There are 7,358 women in departments in Washington. These are unmarried with the exception of a few, for the general rule is that a woman severs her connection with the Government when she marries. They are mostly women who support dependent members of their families, usually mother or sisters, who add again to the unattached female population.

Of this army of women less than 16 per cent are under the age of twenty-five years. This is a striking contrast with the figures showing the age of the female breadwinner throughout the country, for of these latter 44 percent are under the age of twenty-five. The average age of the women in the departments thirty-seven years and there are 253 of them that have passed the age of sixty-five. But one per cent are under the age of twenty and these promise to get over it.

The woman who enters the departments very rarely marries. There is a minimum of opportunity even when she is young and in those days she is proud of her independence and the salary she draws and slow to give it up where two have to live on a similar salary. Work in the departments at Washington means an almost certain spinsterhood.

A City of Women.

Aside from the Government service Washington is strongly a city of women. Members of Congress and others from the outside coming to the Capital for the session bring their wives and daughters, but the sons have business and stay at home. The formal functions of society appeal to the women and they bring their daughters to be presented at court as it were.

At the theaters there is often caustic comment upon a display of a box full of most magnificent girls accompanied by one or two narrow-chested Government clerks that you remember seen while doing the departments.

The predominance of women in connection with Washington even prevails in the tourists that visit it. One does not meet the same class of people on the sight-seeing wagon there as in New York. It is a different race of people that files through the corridors of the Smithsonian Institution from that which trods the Great White Way.

The tourists who come to Washington are mostly women of the educational class. They are interested in storing the mind with knowledge of a recognized class such as may be paraded before the Friday Night Literary Club when they get back home. They want to tell their friends that they sat in the same chair that held the Father of His Country and have climbed all 510 of the steps leading up Washington’s Monument. Were they men they would be the class take their wives with them rather than those who travel for pleasure.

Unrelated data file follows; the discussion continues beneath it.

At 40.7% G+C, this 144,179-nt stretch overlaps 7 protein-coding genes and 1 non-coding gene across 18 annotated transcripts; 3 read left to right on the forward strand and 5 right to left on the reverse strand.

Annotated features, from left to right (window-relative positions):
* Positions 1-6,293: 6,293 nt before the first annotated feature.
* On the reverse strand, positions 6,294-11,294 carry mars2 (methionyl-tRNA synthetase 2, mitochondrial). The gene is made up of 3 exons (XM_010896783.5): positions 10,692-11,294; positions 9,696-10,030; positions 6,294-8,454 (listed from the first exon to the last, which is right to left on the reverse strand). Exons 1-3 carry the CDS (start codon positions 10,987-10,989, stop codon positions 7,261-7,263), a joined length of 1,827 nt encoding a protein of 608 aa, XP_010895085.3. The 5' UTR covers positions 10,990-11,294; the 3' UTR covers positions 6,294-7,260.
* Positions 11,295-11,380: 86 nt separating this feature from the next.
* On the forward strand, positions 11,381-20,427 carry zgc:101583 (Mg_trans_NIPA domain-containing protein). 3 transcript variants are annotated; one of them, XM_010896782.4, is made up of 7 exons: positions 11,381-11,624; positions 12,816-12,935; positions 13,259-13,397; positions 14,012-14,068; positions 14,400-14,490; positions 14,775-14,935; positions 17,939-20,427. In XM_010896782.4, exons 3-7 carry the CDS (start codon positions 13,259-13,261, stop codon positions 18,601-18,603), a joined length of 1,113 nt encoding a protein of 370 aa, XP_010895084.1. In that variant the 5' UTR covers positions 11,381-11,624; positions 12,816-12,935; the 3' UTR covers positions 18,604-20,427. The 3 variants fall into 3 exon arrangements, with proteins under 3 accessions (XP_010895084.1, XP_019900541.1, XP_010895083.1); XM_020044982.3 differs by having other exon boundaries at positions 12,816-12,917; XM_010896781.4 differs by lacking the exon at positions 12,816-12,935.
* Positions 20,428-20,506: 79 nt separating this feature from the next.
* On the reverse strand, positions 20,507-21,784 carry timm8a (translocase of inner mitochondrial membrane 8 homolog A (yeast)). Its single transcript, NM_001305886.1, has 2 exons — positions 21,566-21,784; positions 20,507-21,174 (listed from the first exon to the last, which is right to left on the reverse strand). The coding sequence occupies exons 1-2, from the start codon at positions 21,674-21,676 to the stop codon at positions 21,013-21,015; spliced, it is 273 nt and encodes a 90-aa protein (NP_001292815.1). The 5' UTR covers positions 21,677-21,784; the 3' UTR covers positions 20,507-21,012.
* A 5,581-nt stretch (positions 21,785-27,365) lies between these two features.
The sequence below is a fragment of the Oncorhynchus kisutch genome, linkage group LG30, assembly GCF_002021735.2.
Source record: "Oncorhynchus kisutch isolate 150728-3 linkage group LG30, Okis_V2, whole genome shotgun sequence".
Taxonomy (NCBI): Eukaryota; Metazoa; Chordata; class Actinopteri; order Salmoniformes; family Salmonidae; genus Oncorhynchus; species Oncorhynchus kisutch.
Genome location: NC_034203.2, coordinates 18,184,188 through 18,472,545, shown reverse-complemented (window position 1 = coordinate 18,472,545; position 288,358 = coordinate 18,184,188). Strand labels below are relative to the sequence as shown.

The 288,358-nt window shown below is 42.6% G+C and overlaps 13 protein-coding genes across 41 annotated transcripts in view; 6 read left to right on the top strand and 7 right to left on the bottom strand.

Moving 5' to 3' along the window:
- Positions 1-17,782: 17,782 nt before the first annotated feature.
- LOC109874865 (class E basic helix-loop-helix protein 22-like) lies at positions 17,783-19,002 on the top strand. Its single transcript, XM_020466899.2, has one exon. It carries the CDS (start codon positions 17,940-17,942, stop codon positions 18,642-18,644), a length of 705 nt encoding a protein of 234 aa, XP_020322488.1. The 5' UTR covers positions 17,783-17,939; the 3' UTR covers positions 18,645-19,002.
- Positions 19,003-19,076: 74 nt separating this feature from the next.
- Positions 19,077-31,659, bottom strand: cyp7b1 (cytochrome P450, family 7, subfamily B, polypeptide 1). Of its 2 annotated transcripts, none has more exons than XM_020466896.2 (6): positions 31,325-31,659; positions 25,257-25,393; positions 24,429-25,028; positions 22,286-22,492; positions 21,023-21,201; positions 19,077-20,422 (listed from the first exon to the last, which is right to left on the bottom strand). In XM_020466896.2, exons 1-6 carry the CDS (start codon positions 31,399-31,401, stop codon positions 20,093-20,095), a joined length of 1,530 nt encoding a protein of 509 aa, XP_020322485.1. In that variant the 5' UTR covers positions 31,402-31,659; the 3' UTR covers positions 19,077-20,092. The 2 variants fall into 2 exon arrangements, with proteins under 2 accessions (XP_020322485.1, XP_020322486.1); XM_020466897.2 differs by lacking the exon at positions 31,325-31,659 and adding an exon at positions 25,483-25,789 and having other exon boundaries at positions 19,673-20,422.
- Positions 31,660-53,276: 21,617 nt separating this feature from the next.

But they are not men. The tourists who visit Washington are 50 per cent women school teachers laying up stores of information for the edification of young America or seminary girls en tour likewise for instruction as their conductors believe but with more eyes for a flirtatious, wicked man than for the spot where Braddock landed to march into the wilderness. But they are withal a studious, serious lot on the surface and are looking for the light of learning that edifies and feels strangely at home in Washington for the whole people have come to assume an air of learned dignity in the Capital City that is in touch with its history and institutions and is on the whole very lady-like.

Under these conditions Washington throws down the gantlet to Boston. She declares she will give any determined bachelor in the world a longer run for his money than can be found elsewhere on the map. She offers him variety for her women are made up from all the grades that the broad expanse of the country can furnish. There is the hale fellow girl of the Pacific coast who will pat him on the back and call him “old man,” and the girl with the drooping eye and lisp from Mississippi. There is the corn-fed girl of liberal dimensions from Missouri and the girl from Ohio who makes her Rs a clarion call. The maid from Massachusetts who knows it is not done right elsewhere will vie with the girl of the Rockies who is aware that the Utes do not come from Utah. They will all be after him in the nation’s capital with a handicap for the girl who saw him first and the devil take the hindmost.


Related DC History Entries:

+ MORE



PRESIDENT OPPOSED TO SUFFRAGE IN DISTRICT – The Washington Post, May 9th, 1909
|| 10/4/2009 || 9:40 am || 2 Comments Rendered || ||

PRESIDENT OPPOSED TO SUFFRAGE IN DISTRICT


Mr. Taft, in Speech at Dinner,
Favors One-Man Rule.


ANSWERS JUSTICE STAFFORD


Jurist Had Made an Eloquent Plea for Votes for Citizens of Washington– Executive Defends Wisdom of Early Statesmen in Denying Right of Ballot to Capital City– Declares That People Here Are Envied by Those of Other Municipalities.



With great vigor and with that clear insight into the ultimate meaning of the Constitution of the United States which has made him reckoned one of the foremost constitutional lawyers of the country, President Taft defended last night that provision of the Constitution which places the District of Columbia under the Federal government. He declared unequivocally that the whole people of the United States should have in its charge the government of the District, through its representatives in Congress, and that the people of the District must bow to the wisdom of the forefathers who declared in favor of this plan of government for the National Capital. The President stands, therefore, absolutely opposed to granting to the people of the District the right of suffrage.